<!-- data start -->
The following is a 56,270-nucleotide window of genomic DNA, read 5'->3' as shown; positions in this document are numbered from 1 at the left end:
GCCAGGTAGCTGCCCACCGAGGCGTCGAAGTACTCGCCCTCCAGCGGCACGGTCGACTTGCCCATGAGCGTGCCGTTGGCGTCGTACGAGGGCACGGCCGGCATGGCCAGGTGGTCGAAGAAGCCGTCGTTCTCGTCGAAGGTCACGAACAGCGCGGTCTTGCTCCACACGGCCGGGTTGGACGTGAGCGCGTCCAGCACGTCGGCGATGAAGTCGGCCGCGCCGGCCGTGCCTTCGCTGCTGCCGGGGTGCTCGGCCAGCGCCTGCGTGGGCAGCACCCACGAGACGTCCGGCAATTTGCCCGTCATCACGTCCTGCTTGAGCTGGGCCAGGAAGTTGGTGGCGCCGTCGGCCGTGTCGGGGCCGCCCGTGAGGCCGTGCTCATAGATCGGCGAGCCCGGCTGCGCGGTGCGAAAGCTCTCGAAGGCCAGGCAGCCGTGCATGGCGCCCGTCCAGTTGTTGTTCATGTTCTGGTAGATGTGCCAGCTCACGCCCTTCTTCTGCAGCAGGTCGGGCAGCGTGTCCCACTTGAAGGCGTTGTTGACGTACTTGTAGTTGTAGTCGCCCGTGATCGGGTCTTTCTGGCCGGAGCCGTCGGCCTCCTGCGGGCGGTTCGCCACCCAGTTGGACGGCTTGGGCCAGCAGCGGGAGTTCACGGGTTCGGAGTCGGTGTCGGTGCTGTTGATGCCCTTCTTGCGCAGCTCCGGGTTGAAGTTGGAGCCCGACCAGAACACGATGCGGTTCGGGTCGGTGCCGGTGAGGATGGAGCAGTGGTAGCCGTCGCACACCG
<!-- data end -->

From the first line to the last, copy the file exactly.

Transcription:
The following is a 56,270-nucleotide window of genomic DNA, read 5'->3' as shown; positions in this document are numbered from 1 at the left end:
GCCAGGTAGCTGCCCACCGAGGCGTCGAAGTACTCGCCCTCCAGCGGCACGGTCGACTTGCCCATGAGCGTGCCGTTGGCGTCGTACGAGGGCACGGCCGGCATGGCCAGGTGGTCGAAGAAGCCGTCGTTCTCGTCGAAGGTCACGAACAGCGCGGTCTTGCTCCACACGGCCGGGTTGGACGTGAGCGCGTCCAGCACGTCGGCGATGAAGTCGGCCGCGCCGGCCGTGCCTTCGCTGCTGCCGGGGTGCTCGGCCAGCGCCTGCGTGGGCAGCACCCACGAGACGTCCGGCAATTTGCCCGTCATCACGTCCTGCTTGAGCTGGGCCAGGAAGTTGGTGGCGCCGTCGGCCGTGTCGGGGCCGCCCGTGAGGCCGTGCTCATAGATCGGCGAGCCCGGCTGCGCGGTGCGAAAGCTCTCGAAGGCCAGGCAGCCGTGCATGGCGCCCGTCCAGTTGTTGTTCATGTTCTGGTAGATGTGCCAGCTCACGCCCTTCTTCTGCAGCAGGTCGGGCAGCGTGTCCCACTTGAAGGCGTTGTTGACGTACTTGTAGTTGTAGTCGCCCGTGATCGGGTCTTTCTGGCCGGAGCCGTCGGCCTCCTGCGGGCGGTTCGCCACCCAGTTGGACGGCTTGGGCCAGCAGCGGGAGTTCACGGGTTCGGAGTCGGTGTCGGTGCTGTTGATGCCCTTCTTGCGCAGCTCCGGGTTGAAGTTGGAGCCCGACCAGAACACGATGCGGTTCGGGTCGGTGCCGGTGAGGATGGAGCAGTGGTAGCCGTCGCACACCG